Adjust That Movement: The Kettlebell Pistol Grip

Gimmicky adjustments don’t do much, but the pistol grip isn’t a gimmick. It’s a transformation.

We have been adjusting certain kettlebell lifts/ lifters to the “pistol grip” hand position for quite some time, and have been pleased with our findings.

This semi-minor positioning adjustment allows us to keep the weight closer to our body, often making it feel much more manageable, as well as improving both efficiency and timing in transitions from lift-to-lift.

Additionally, for those that tend to internally rotate/ over-extend the arm when performing single-arm kettlebell lifts, the “pistol grip” is a great safety net and simple reminder to keep the upper body square and fully engaged!

Our process of adjusting or modifying a position always involves asking questions:

  • Are we improving the function of the lift/ movement without taking anything away?
  • Is it safer? Stronger?
  • Are we better able to manage the weight we’re lifting and/ or our bodies around it?

If the answer is no, or even just maybe, then the process continues and the adjustment is paused. Modifications for the sake of themselves are gimmicks, and willingness to pass off novelty as progress is a large part of why the fitness industry is so confusing to so many people.

If changing something previously proven to work doesn’t simply, observably, and explainably improve it, then don’t change it. Don’t stop evaluating, but don’t pull the trigger until you’re sure of your target; Misinformation is far worse than no information.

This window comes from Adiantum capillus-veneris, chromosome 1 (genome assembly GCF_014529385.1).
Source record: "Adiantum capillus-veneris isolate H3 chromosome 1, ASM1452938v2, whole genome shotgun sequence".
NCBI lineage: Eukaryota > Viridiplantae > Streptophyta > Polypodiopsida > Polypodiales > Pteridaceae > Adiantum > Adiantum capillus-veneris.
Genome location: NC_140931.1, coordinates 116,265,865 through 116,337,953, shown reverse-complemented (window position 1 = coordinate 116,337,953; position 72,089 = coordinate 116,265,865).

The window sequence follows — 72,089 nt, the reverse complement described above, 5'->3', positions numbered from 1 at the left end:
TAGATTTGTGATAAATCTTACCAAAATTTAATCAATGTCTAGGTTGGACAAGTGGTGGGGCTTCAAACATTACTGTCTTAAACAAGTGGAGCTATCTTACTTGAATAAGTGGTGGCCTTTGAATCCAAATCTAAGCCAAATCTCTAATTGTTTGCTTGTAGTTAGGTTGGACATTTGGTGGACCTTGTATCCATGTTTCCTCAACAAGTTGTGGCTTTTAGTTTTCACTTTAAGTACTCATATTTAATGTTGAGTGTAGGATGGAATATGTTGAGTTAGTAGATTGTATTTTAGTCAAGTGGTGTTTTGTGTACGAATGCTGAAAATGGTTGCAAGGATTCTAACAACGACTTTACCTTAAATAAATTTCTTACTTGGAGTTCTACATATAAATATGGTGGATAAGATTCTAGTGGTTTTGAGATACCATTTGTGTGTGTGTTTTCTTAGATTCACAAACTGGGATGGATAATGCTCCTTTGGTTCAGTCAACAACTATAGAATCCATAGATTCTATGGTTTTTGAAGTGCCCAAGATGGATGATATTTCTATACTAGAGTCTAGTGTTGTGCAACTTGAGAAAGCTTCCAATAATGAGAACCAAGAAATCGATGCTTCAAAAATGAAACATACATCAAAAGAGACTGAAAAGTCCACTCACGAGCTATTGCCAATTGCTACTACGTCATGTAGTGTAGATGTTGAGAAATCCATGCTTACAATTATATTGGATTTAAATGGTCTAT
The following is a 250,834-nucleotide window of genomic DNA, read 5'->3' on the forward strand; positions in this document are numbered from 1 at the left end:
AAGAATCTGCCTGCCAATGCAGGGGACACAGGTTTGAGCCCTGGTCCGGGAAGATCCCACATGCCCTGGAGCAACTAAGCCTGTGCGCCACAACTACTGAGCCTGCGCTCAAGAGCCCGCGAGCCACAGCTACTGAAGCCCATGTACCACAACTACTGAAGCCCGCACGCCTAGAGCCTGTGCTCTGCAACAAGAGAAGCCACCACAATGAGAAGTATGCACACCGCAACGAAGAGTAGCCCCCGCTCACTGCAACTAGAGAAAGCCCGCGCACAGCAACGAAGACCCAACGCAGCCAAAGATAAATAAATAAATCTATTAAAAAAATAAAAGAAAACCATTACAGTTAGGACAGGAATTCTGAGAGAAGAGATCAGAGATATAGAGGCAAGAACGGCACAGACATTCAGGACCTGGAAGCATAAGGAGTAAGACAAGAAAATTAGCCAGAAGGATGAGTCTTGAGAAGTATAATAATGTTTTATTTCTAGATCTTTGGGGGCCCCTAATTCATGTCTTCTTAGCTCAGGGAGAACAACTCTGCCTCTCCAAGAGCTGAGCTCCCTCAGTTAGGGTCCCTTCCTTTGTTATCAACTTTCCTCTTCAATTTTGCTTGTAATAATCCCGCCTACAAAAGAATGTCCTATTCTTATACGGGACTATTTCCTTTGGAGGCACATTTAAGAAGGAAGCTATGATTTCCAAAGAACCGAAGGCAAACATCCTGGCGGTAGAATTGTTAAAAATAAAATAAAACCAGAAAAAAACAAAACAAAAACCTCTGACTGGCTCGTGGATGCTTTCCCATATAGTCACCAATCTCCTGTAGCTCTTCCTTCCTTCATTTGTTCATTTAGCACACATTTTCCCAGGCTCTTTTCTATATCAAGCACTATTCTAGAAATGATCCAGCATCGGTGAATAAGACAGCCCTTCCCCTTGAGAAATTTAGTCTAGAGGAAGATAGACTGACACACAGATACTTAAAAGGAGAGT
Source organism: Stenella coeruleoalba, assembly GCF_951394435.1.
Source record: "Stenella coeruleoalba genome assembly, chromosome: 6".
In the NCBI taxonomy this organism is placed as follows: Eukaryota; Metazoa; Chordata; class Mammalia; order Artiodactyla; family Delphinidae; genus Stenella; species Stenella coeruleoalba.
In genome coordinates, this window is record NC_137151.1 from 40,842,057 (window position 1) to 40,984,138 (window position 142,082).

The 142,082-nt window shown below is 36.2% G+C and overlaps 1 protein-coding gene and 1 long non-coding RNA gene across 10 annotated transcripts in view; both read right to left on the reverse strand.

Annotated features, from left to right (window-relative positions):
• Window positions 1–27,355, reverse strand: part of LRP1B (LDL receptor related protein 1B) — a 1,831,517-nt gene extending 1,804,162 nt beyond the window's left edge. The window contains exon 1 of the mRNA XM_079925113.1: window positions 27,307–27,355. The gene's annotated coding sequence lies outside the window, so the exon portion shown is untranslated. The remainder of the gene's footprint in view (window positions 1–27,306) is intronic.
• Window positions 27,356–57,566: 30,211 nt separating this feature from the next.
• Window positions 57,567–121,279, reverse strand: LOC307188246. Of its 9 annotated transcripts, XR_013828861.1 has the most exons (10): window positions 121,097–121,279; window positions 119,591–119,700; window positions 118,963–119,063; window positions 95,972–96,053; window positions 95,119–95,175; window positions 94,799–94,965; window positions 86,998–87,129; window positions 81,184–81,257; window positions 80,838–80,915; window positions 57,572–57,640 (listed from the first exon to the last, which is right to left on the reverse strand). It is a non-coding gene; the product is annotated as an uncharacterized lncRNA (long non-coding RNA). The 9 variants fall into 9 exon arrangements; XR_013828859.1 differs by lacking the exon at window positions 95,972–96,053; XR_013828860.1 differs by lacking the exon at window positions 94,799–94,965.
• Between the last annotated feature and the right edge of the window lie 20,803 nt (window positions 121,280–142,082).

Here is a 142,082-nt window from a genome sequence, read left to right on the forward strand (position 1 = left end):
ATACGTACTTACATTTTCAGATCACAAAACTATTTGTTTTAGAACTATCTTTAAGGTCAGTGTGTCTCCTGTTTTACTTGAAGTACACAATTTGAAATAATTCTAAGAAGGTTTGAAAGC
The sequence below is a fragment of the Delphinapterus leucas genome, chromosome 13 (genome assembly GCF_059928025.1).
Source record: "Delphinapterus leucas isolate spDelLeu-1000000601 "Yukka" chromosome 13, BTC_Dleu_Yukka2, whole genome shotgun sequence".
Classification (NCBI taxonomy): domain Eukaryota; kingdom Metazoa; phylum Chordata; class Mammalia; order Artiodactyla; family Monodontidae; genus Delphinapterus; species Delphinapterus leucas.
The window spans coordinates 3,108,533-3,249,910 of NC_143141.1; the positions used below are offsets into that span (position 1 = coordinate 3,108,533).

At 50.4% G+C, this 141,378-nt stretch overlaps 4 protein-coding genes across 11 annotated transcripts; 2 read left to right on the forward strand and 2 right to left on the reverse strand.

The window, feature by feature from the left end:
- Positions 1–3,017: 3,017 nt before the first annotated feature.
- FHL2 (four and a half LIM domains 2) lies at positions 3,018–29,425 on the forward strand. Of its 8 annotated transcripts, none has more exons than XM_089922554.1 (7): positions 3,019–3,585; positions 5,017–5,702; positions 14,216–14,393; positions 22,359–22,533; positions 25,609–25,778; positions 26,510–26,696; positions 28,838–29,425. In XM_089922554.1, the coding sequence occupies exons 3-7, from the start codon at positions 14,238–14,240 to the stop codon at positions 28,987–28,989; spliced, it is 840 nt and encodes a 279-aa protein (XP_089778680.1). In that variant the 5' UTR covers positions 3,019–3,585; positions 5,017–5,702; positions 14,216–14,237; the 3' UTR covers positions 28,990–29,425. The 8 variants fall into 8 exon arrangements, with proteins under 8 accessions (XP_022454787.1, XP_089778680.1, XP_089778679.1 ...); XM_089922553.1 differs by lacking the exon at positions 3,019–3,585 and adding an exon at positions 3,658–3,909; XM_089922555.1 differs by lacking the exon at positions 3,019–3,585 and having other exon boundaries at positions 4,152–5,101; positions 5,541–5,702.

When making the adjustment from a horizontal to vertical hand position in single-arm kettlebell lifting, it is important to remember/ retain all the basics:

-Firm grip, not death grip.

-Hand in the top corner of the kettlebell (yes, it matters… ).

-Arm “short and straight”: Pull the shoulders back/ broaden the chest evenly without intentionally bending the elbow!

How we address/ handle the kettlebell goes a long, long way in determining us reaching our lifting – and therefore, our overall strength and conditioning – potential. Timing and fluidity of the transitions from lift-to-lift, impact on the body, and sustainability of chosen weights are all greatly impacted by how and where we hold the kettlebell and how we position our bodies.

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